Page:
Up until September 2004, I lived across the street from where Victor Garma lived. That's why when news broke earlier this week of his murder in a botched robbery in his townhome, I couldn't help but feel a little shaken.
And others in my social circle clearly felt the same way: Info on Garma's Ford Explorer, which the assailants used as a get-away, circulated via e-mail at work. My best friend, who lives on the block with his wife and three-year-old daughter, called me to express some well-founded anxiety and some barely calibrated fear. Televison news crews pumped the story beyond the 24-hour news cycle.
This was a "good" neighborhood, the conventional wisdom was saying--and because of that, this was an outrageous crime.
So it was with a sense of my own hypocrisy that I called MPD spokesman Ron Reier to find out a little more about Garma. After getting what little info there was on him--26 years old, African American male--I mentioned to Reier that I thought it was telling how much the attention this crime was getting compared to two other homicides that happened around the same time.
"There is the feeling that this means more because of where it happened," Reier offered. "Do you know how many calls I got on this? It's been incredible. The other two murders, we barely got any calls or media on those. It's like they barely registered."
Those "other two murders" were no less harrowing than the killing of Garma, who was repeatedly stabbed. The city's first homicide of 2006 took place last Sunday, when Janaya Allen, a 20-year-old woman from St. Paul, was dropped off at North Memorial Hospital in Robbinsdale, where she was pronounced dead. She had been shot in the head.
(Investigators, according to Reier, initially thought that perhaps the shooting took place in Fridley, but the MPD now believes it happened somewhere in north Minneapolis.)
The second took place the next day, Monday, at 6 p.m., about 90 minutes before the Garma murder. Jesse J. Maynor III, 17 years old, was standing on the corner of 34th and Girard Avenue North when a car pulled up, someone jumped out, and shot him repeatedly. Grief counselors were called into North High, where Maynor was a student.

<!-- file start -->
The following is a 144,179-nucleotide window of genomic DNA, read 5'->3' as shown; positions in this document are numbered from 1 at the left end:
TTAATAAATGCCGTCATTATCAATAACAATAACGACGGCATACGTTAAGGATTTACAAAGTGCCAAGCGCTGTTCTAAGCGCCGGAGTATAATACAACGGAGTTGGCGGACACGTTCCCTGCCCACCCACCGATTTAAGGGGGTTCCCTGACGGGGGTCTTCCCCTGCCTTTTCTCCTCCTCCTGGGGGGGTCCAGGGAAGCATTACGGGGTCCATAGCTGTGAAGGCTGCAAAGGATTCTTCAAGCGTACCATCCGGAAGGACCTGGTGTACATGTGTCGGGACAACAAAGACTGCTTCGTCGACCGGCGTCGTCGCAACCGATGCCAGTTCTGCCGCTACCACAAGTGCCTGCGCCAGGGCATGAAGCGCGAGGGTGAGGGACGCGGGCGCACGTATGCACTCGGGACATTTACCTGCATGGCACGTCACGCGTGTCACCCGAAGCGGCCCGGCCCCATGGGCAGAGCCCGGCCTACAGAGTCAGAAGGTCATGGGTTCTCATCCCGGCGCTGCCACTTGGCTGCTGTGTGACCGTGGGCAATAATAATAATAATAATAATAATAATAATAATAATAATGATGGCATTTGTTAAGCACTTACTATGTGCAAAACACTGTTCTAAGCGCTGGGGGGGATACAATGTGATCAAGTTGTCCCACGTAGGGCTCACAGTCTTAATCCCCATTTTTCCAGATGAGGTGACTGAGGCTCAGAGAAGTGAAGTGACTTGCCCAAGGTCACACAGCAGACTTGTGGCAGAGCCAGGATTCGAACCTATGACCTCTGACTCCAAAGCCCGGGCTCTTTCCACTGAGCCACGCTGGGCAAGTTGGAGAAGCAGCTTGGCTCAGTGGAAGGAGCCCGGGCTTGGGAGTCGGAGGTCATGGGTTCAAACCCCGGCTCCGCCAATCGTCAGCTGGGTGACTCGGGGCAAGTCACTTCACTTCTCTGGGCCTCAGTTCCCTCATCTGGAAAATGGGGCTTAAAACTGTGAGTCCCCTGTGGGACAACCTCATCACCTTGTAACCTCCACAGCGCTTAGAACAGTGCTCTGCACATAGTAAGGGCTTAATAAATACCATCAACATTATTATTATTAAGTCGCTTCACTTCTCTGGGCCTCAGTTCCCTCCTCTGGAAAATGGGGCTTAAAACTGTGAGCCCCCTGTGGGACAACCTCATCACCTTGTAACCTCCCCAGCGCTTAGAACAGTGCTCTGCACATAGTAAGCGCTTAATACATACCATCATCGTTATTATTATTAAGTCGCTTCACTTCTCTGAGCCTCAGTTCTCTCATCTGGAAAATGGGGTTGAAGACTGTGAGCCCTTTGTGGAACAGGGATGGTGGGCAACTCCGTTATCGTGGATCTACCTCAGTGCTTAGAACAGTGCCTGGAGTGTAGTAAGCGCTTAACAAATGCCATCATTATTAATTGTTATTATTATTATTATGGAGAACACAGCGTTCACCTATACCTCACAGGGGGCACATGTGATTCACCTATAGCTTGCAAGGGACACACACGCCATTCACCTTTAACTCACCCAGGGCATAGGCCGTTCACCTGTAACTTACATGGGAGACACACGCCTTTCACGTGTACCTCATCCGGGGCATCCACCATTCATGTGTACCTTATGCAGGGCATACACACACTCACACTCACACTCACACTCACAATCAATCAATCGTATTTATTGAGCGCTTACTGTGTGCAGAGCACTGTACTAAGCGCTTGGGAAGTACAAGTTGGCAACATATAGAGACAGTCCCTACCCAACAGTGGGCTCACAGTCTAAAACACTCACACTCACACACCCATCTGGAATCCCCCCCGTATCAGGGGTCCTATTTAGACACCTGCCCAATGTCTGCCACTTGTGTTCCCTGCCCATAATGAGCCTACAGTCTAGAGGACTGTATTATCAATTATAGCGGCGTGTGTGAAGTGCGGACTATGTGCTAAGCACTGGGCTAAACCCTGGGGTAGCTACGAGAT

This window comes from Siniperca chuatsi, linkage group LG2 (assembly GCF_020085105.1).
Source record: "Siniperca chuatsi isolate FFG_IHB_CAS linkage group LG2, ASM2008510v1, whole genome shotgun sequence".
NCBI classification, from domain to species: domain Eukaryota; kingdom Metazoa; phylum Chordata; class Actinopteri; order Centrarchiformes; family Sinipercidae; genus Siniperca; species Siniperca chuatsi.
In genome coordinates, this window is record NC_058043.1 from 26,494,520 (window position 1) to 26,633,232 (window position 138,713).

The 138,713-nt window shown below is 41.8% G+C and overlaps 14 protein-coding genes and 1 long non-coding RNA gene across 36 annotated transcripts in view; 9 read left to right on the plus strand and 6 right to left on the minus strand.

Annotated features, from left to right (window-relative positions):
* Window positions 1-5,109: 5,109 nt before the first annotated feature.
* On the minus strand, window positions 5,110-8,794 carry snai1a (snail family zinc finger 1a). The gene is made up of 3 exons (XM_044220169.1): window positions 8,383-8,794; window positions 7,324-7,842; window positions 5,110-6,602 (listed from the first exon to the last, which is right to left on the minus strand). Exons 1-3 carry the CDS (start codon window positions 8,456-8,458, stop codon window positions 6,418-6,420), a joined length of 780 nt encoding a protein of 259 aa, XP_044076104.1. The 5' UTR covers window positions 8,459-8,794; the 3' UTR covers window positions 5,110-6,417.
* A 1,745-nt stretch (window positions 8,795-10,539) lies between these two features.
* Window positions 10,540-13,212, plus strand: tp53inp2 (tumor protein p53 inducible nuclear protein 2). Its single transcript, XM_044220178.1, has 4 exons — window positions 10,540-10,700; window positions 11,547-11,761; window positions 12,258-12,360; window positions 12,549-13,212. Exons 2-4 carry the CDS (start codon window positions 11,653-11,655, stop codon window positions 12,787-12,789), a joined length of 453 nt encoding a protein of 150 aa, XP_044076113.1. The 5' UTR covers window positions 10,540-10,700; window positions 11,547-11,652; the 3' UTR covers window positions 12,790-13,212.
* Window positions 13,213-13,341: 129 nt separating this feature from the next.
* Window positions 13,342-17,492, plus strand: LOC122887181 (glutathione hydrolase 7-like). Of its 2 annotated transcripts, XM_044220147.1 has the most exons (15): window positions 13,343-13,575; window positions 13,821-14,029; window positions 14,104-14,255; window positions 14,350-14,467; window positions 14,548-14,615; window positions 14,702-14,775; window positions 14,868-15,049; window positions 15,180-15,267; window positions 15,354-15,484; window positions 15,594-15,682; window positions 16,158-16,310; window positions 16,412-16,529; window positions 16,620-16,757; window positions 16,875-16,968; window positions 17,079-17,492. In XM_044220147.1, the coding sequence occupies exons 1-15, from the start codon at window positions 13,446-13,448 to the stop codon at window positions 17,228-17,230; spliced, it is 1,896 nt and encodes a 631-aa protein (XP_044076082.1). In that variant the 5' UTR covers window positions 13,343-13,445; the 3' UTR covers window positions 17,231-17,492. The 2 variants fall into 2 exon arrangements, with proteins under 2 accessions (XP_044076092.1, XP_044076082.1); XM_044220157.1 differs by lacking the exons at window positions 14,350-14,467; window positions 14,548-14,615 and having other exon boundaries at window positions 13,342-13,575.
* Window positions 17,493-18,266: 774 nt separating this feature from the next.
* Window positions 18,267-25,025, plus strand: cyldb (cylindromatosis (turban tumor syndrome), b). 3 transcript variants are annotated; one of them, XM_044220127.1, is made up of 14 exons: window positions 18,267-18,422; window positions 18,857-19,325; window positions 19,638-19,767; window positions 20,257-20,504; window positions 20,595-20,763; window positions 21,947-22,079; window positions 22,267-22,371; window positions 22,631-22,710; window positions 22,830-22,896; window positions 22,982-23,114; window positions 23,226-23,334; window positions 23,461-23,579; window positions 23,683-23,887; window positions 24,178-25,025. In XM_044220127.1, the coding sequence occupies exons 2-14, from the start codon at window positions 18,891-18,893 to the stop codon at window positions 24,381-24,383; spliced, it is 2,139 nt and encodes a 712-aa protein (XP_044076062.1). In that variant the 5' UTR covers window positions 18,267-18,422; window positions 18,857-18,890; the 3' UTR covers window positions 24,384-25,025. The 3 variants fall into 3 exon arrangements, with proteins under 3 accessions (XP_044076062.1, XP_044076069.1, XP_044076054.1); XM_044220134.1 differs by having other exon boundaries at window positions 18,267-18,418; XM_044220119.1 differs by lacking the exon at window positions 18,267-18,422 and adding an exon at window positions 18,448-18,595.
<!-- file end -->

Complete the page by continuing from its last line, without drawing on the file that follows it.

Beyond one Star Tribune story by David Chanen, Reier said not much was asked about the other two murders, since they happened on the North Side, where apparently these killings have become so routine that we generally don't acknowledge them much beyond the fact that they happened.
"Do you know how many incidents are logged on the Watch Command Report overnight?" Reier asked rhetorically. ""I read them every morning. Here's one: 9:15 p.m., multiple shots fired at Henry High School. 9:25, ten minutes later, uncooperative victim at North Memorial. It's noted that's not tied to the shots at Henry. Midnight, uncooperative gunshot-wound victim, north side. That's one evening.
"Almost every day or night, this goes on," Reier continued, "And 80 percent of it is on the north side. The rest are mostly out of the 3rd Precinct [south central]. It's only when it happens somewhere elsed you hear about it."
UPDATE: The MPD has a suspect in the Janaya Allen murder. Here's the press release, which came over the transom just seconds ago:
(Minneapolis, MN January 27, 2006) Andre Tyrone JOHNSON, DOB: 4/14/1986, has been charged by the Hennepin County Attorney’s Office with 2 counts of First Degree Murder in the death of Janaya Nicole ALLEN, DOB: 5/30/1985.
ALLEN was murdered during the early morning hours of January 22, 2006. It is believed the shooting took place in the area of 14th/Queen Avenue North in Minneapolis. ALLEN was then driven to North Memorial Medical Center where she was pronounced dead.
JOHNSON was taken into custody by the Minneapolis Police upon his release on bail from the Ramsey County Jail on Wednesday, January 25, 2005.
JOHNSON is currently in custody at the Hennepin County Jail.